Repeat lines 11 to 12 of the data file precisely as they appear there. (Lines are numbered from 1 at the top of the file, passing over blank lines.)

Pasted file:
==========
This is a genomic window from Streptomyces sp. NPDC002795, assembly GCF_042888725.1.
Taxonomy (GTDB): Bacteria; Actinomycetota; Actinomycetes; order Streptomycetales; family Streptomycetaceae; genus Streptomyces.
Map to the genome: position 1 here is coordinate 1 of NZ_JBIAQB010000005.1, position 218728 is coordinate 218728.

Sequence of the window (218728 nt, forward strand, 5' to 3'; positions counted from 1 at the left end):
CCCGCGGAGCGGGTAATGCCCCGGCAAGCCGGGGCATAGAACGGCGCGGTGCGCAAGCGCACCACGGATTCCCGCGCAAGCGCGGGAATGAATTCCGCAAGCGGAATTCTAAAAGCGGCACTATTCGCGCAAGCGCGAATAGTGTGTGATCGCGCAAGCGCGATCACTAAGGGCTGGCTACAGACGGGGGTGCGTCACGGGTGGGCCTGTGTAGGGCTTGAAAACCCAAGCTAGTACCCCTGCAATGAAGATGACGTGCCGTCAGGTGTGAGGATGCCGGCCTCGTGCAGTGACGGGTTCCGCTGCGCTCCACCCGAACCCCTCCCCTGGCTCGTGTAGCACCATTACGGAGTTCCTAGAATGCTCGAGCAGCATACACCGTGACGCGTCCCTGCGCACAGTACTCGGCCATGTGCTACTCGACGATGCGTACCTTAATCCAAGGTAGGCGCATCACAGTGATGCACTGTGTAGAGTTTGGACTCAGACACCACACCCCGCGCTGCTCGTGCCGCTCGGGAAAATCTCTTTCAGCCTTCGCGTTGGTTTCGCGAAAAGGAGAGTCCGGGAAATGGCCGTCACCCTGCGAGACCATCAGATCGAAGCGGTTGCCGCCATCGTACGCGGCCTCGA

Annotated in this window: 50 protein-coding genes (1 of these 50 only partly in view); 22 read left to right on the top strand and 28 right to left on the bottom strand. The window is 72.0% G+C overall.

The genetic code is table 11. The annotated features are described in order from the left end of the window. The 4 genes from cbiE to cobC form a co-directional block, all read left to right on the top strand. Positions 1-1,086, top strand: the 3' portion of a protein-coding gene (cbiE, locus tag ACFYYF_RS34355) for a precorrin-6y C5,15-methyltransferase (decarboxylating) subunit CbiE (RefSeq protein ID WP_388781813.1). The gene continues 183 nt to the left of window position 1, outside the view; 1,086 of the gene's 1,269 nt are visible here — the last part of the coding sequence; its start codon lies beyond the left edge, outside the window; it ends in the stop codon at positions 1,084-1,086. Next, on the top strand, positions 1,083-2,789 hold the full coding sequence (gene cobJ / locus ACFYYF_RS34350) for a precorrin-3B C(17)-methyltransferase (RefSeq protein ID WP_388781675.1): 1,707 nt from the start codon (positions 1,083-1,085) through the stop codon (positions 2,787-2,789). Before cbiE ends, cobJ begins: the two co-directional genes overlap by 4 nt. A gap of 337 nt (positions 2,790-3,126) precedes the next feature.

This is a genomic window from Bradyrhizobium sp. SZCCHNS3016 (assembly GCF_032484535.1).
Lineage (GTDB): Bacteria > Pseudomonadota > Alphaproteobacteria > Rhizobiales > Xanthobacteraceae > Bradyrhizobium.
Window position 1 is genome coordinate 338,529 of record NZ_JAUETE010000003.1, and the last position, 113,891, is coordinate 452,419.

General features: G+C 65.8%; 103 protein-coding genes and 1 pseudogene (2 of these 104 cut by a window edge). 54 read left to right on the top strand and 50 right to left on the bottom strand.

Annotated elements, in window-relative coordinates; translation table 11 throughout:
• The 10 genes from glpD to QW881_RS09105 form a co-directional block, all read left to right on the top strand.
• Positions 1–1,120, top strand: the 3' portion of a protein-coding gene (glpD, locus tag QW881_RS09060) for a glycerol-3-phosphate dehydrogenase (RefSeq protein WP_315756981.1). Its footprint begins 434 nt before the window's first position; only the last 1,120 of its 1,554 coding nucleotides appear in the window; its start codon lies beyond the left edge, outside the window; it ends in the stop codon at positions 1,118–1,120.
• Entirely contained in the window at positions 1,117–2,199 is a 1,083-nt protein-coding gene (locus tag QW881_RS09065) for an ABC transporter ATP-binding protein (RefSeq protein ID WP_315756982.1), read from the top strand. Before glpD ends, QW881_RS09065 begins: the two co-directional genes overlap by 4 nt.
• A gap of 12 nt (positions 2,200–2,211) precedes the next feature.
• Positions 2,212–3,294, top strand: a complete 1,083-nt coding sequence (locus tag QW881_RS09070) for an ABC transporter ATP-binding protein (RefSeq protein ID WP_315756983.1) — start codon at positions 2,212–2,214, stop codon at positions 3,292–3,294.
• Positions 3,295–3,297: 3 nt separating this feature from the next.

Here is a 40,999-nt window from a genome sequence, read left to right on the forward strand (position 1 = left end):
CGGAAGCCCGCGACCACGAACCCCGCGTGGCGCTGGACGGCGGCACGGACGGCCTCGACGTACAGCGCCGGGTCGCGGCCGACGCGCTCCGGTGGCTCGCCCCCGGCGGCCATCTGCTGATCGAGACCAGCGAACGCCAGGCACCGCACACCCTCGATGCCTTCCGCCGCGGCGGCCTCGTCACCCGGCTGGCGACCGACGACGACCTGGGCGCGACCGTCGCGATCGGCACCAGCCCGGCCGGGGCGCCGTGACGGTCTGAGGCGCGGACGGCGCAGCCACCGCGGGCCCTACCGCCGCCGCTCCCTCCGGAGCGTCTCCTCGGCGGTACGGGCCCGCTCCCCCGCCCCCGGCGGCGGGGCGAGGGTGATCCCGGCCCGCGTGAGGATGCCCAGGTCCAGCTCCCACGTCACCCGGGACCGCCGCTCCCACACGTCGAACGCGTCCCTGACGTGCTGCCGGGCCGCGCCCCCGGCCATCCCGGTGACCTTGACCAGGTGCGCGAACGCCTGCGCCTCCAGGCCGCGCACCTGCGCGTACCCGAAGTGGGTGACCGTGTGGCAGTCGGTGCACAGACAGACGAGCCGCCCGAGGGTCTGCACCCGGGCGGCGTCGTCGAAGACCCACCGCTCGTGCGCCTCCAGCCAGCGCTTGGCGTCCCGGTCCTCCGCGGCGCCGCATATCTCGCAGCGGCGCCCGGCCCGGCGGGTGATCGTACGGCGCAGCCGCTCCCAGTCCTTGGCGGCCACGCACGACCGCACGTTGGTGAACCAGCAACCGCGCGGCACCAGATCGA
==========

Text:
General features: G+C 65.8%; 103 protein-coding genes and 1 pseudogene (2 of these 104 cut by a window edge). 54 read left to right on the top strand and 50 right to left on the bottom strand.

Annotated elements, in window-relative coordinates; translation table 11 throughout: